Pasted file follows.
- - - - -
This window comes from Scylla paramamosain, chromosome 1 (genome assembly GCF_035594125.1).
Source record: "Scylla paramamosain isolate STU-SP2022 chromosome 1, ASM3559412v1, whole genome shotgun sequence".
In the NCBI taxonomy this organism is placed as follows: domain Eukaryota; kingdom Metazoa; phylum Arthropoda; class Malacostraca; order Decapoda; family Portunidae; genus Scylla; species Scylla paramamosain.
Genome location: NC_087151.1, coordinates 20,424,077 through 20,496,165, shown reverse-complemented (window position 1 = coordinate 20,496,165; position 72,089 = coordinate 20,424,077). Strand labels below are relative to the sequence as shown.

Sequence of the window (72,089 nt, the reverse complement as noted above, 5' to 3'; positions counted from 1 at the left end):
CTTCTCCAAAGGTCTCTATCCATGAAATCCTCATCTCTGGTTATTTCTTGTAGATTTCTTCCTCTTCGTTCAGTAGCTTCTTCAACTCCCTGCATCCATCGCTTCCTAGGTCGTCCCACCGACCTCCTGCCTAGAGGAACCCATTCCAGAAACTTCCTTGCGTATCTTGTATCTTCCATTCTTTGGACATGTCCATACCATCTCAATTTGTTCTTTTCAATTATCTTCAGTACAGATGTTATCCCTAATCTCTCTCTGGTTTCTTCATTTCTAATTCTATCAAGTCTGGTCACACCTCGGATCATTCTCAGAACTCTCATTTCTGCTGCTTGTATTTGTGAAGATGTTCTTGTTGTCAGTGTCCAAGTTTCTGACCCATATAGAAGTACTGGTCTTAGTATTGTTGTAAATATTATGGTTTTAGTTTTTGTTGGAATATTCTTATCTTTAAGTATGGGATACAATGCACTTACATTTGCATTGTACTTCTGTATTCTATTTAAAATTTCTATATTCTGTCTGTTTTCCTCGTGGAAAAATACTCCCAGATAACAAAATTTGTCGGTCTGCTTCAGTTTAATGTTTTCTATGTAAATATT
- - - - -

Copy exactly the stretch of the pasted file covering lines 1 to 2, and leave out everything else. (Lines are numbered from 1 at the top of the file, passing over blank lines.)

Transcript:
This window comes from Scylla paramamosain, chromosome 1 (genome assembly GCF_035594125.1).
Source record: "Scylla paramamosain isolate STU-SP2022 chromosome 1, ASM3559412v1, whole genome shotgun sequence".